Jon Beydler is the political polar opposite of Russell Pearce, making him the unlikeliest of people to express disdain that Arizona's Senate President must defend his seat in a recall election.
Beydler, a former Fountain Hills mayor and staunch liberal, thinks that the Nov. 8 recall election will be "a costly, time-consuming, emotional drain" on Pearce, a Republican, and voters in District 18.
"I never heard a single word that Russell Pearce said or a single legislative initiative that he's been behind that I agree with, but that's not the point," Beydler said. "The point is that I believe the recall process undermines the entire democratic process. If you ignore left and right, liberal and conservative, Democrat and Republican, the facts are that a minority of people in a district can undermine the will of the voters and force a new election."
Those sentiments come from personal experience for Beydler, an East Valley Tribune contributing columnist. In 2003 - a year after his election as mayor of Fountain Hills - he was removed via a recall election. While that ouster stung, he said, it is not the primary motivation for his anti-recall stance.
"I think this is symptomatic of dysfunction in our politics," said Beydler, who now lives in Chandler.
According to the National Conference of State Legislatures, 19 states and the District of Columbia permit the recall of elected officials.
The highest-profile recall election in recent years was in California in 2003. Then-governor Gray Davis was removed from office, and the ballot for his replacement had 135 candidates, including ex-child actor Gary Coleman, Hustler magazine publisher Larry Flynt and porn star Mary Carey.
Arnold Schwarzenegger, who had no previous elected-office experience, earned the most votes (4.2 million) and served eight years as governor.
In Wisconsin, nine state senators are up for recall, and Gov. Scott Walker is also being targeted. A recall attempt of Michigan Gov. Rick Snyder is in the petition process.
Walker and Snyder were elected last November.
"Normally, recall is kept for high crimes and misdemeanors, something horrendous," Beydler said. "People who oppose Pearce's views might see him as a bad person, but all that is in the eye of the beholder. It's a partisan issue, and that's part of the problem ...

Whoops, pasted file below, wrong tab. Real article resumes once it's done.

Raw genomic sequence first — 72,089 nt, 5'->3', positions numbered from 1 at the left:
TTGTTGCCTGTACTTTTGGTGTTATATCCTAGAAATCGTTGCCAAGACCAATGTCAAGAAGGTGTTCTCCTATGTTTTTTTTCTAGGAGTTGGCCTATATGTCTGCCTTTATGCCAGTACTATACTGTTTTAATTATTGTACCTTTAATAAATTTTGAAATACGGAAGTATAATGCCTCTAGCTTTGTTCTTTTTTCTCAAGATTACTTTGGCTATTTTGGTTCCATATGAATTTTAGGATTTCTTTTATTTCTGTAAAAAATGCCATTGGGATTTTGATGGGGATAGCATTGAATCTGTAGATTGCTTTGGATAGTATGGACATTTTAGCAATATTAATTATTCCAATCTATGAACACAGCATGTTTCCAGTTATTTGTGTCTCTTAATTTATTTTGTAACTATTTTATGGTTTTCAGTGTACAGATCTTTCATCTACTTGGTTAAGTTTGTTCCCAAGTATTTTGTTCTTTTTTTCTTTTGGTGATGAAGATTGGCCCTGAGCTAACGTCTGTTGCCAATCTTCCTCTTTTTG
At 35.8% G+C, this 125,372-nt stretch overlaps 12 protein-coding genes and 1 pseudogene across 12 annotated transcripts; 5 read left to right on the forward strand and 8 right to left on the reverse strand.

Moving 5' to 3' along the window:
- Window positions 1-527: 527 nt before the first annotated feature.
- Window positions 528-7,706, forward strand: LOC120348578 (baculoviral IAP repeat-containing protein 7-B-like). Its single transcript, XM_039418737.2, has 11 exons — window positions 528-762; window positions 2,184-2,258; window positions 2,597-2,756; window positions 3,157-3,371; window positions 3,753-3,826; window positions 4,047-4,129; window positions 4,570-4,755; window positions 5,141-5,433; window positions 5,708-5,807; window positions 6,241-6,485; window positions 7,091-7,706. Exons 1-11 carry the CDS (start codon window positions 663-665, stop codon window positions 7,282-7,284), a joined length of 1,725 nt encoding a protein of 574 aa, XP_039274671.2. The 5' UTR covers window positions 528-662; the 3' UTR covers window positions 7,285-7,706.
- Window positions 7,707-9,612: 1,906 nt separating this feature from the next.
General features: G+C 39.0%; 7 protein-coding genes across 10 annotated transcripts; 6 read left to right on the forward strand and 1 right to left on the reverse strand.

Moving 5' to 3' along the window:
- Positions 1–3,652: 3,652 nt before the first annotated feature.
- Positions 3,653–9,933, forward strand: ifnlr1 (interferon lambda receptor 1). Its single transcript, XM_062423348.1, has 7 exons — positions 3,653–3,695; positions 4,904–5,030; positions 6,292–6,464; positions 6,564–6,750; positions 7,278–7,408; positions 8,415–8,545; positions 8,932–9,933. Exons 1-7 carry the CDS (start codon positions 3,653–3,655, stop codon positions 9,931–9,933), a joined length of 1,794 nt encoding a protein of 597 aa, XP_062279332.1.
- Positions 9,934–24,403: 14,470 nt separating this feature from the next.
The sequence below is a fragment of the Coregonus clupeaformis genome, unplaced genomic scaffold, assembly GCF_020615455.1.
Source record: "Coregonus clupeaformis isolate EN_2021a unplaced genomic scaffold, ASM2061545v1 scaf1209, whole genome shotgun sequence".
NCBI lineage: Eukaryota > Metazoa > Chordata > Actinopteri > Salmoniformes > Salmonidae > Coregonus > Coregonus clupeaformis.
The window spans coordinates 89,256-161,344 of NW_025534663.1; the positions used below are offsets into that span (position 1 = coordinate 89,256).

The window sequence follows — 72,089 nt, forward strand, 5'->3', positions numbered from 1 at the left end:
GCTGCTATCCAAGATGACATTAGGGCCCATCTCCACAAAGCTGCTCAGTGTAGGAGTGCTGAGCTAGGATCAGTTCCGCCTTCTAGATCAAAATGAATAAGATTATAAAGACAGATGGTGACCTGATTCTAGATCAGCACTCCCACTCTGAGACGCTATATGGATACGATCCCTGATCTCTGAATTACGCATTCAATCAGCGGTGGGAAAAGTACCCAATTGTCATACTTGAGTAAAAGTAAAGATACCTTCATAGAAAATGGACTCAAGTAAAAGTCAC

"I mean, how many do-overs should we get? People should live with their choice, especially right after an election."
A total of 10,365 valid signatures were certified by state election officials in the Pearce recall effort; 7,756 were needed. Pearce received 17,552 votes in last November's election to Democrat Andrew Sherwood's 10,663.
There is no formally-announced opposition for Pearce. On Friday, Jerry Lewis, assistant superintendent for Sequoia Schools, a Mesa-based charter school chain, said that he would announce his intentions in the coming days.
During the Fountain Hills recall process, Beydler said, his biggest mistake was not campaigning from the start.
"I didn't think it was legitimate," Beydler said. "I saw no cause to run again for office after I'd just won. I was trying to do my job. I ignored the process, I ignored the opponent. I refused to campaign because I thought it was a matter of principle.
"Trust me: Once the election is scheduled, all that goes out the window, and it's like a brand-new campaign."
Beydler did not realize that until it was too late. He said Pearce had better not make the same mistake.
"I know he likes to portray an image of bravado," Beydler said. "But if he belittles the process and belittles his challengers, that's a grave error.
"A very empowered minority can overcome the wishes of the majority easily. I imagine that there will be a lot more people energized to take him out than leave him in. That's typically the way it works."